JBL’s long, slim remote control has large and well-labeled buttons that are easy to see in dim lighting. You can use it to switch inputs on the soundbar and adjust volume, bass level, surround level, and the output of the system’s up-firing drivers. When switching inputs or making adjustments, an alphanumeric LED display provides feedback on the soundbar’s front, which is a feature I’d expect to see in a soundbar at this price. The display also alerts you when the battery power in the surround speakers is running down – a very useful thing.
The JBL One app that’s used for setup and initial calibration has controls for adjusting EQ and lip-sync, and it offers Moment presets that can store custom settings. It’s also used for signing in to streaming services you subscribe to, with the app offering a central place to access music.
- Usability and setup score: 4.5/5
JBL Bar 1300X soundbar review: Value
- Pricey, but very good overall value
- Wireless rear speakers can be used as portable Bluetooth speakers
- Compares well to other high-end soundbar systems
At $1,699 / £1,299 / around AU$2,570, the JBL Bar 1300X is one of the more expensive soundbar systems you can buy. But it’s also one of the most capable and full-featured, which is something that needs to be taken into consideration when assessing its overall value. Competitors in its price range include flagship soundbar systems from Samsung and LG, both of which match, or nearly match, the JBL’s 11.1.4 speaker configuration.
Adding to the Bar 1300X’s value is the ability to use its wireless rear speakers as portable Bluetooth speakers, and high-quality ones at that. This lets you get good sound wherever you’re at, whether that’s watching Netflix shows on an iPad in your bedroom, or playing music while cooking in the kitchen.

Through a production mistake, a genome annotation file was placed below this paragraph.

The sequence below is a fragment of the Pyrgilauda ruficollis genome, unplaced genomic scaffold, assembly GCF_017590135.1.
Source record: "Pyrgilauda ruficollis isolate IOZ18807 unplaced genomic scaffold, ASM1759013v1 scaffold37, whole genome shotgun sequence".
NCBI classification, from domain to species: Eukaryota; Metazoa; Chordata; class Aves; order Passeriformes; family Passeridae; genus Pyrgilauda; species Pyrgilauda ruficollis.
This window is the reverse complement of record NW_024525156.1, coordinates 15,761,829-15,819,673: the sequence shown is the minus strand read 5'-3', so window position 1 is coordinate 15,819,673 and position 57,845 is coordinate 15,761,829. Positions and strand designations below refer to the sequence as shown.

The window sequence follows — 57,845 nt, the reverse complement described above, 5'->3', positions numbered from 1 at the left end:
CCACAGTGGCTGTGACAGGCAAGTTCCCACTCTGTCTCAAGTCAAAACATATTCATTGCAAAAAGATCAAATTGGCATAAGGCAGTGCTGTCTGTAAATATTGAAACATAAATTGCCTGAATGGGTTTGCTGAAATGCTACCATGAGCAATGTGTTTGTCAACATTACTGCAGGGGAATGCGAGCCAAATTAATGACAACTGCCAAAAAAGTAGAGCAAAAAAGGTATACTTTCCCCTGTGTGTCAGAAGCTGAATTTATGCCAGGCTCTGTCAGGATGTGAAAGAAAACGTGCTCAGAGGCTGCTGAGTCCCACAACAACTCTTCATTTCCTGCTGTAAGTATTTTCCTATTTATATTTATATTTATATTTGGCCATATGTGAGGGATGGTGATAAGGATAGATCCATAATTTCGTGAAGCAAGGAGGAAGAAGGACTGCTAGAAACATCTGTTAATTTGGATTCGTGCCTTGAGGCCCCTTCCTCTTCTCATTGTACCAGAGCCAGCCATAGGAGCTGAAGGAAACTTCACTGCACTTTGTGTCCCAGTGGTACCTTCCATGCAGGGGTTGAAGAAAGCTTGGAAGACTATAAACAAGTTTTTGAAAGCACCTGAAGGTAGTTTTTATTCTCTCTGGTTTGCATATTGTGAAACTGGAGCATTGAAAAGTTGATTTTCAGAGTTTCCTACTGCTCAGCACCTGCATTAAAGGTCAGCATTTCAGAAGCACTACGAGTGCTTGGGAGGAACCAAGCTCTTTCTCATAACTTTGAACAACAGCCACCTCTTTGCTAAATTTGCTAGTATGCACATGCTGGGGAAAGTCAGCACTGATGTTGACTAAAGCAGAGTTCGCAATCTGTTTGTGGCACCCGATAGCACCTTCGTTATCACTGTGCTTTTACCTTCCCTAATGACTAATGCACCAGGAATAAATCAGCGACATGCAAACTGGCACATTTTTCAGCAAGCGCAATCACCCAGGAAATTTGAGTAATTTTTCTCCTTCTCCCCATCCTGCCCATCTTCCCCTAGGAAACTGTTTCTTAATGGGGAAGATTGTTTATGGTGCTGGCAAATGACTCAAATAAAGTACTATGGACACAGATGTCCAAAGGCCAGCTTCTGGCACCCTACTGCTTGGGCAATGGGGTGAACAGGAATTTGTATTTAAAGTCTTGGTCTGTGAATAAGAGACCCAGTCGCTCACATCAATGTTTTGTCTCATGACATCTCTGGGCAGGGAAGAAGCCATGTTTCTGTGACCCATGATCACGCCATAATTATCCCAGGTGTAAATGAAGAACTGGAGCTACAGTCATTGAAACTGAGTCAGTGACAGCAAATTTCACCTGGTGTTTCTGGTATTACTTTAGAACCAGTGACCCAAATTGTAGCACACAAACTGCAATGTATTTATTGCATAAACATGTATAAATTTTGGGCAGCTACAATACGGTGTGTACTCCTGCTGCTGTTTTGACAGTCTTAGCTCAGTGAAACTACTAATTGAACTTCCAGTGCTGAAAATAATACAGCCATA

The one thing that would detract from the Bar 1300X’s value is the fact that, at this price level, buying one of the best AV receivers and pairing it with an Atmos-ready speaker system becomes another option to consider, and one that could result in even better and more dynamic sound. But then again, the JBL Bar 1300X’s wireless subwoofer and surround speakers provide a more elegant and easy to set up option than a receiver and speakers, and for many users its sound quality will be more than good enough.
- Value score: 4.5/5
Should I buy the JBL Bar 1300X soundbar?
|Features||Full-featured, with Dolby Atmos and DTS:X processing and multiple streaming options.||5/5|
|Sound quality||Overall excellent sound. Room filling with movies and also great with music.||5/5|
|Design||Innovative design uses wireless rechargeable surround speakers and front and rear up-firing drivers.||5/5|
|Usability and setup||Easy, app-based setup and auto calibration. Four HDMI ports to support multiple sources.||4.5/5|
|Value||Pricey, but a very good overall value considering features and performance.||4.5/5|
Buy it if...
You want both Dolby Atmos and DTS:X
Not all soundbars support both immersive soundtrack formats, but this one does, and it can also upmix regular stereo tracks for Atmos presentation.
You want uncompromised sound quality
The Bar 1300X is the best performing soundbar system I’ve yet reviewed. Its natural sound and immersive capabilities leave most other soundbars in the dust.
You want multiple HDMI inputs
With four HDMI ports onboard, you’ll be able to run multiple sources through the Bar 1300X, including disc players, streaming boxes, and game consoles.
Don't buy it if...
You have limited space